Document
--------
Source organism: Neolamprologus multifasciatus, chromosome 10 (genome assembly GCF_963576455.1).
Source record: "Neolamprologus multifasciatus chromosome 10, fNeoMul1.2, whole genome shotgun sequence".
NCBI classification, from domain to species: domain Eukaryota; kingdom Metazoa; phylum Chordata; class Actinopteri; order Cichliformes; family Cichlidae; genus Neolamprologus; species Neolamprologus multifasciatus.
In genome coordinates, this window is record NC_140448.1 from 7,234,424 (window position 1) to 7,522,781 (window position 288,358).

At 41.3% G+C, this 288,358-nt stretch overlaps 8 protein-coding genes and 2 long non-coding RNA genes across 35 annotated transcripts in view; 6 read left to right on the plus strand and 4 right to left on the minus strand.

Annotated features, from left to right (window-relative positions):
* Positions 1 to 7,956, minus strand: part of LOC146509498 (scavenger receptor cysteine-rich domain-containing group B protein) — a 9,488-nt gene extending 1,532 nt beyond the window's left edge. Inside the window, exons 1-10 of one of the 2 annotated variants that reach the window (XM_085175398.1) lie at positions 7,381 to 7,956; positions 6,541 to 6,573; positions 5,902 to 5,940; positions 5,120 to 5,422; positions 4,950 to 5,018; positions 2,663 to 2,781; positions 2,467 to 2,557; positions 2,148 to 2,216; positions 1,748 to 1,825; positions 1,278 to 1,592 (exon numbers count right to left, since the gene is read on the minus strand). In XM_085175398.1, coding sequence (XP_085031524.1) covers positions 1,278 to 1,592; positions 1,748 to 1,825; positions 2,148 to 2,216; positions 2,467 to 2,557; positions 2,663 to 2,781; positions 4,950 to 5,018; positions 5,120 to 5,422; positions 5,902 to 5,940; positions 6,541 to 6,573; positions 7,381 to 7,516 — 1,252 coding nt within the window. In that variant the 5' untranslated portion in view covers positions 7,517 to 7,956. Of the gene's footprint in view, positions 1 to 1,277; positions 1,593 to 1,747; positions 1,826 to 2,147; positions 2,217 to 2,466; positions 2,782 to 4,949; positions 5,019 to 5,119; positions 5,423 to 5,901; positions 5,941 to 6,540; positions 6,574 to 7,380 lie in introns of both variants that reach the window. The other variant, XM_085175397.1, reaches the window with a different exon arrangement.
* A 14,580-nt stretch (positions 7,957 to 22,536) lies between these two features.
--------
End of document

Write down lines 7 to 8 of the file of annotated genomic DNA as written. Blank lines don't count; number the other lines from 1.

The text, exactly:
* Positions 1 to 7,956, minus strand: part of LOC146509498 (scavenger receptor cysteine-rich domain-containing group B protein) — a 9,488-nt gene extending 1,532 nt beyond the window's left edge. Inside the window, exons 1-10 of one of the 2 annotated variants that reach the window (XM_085175398.1) lie at positions 7,381 to 7,956; positions 6,541 to 6,573; positions 5,902 to 5,940; positions 5,120 to 5,422; positions 4,950 to 5,018; positions 2,663 to 2,781; positions 2,467 to 2,557; positions 2,148 to 2,216; positions 1,748 to 1,825; positions 1,278 to 1,592 (exon numbers count right to left, since the gene is read on the minus strand). In XM_085175398.1, coding sequence (XP_085031524.1) covers positions 1,278 to 1,592; positions 1,748 to 1,825; positions 2,148 to 2,216; positions 2,467 to 2,557; positions 2,663 to 2,781; positions 4,950 to 5,018; positions 5,120 to 5,422; positions 5,902 to 5,940; positions 6,541 to 6,573; positions 7,381 to 7,516 — 1,252 coding nt within the window. In that variant the 5' untranslated portion in view covers positions 7,517 to 7,956. Of the gene's footprint in view, positions 1 to 1,277; positions 1,593 to 1,747; positions 1,826 to 2,147; positions 2,217 to 2,466; positions 2,782 to 4,949; positions 5,019 to 5,119; positions 5,423 to 5,901; positions 5,941 to 6,540; positions 6,574 to 7,380 lie in introns of both variants that reach the window. The other variant, XM_085175397.1, reaches the window with a different exon arrangement.
* A 14,580-nt stretch (positions 7,957 to 22,536) lies between these two features.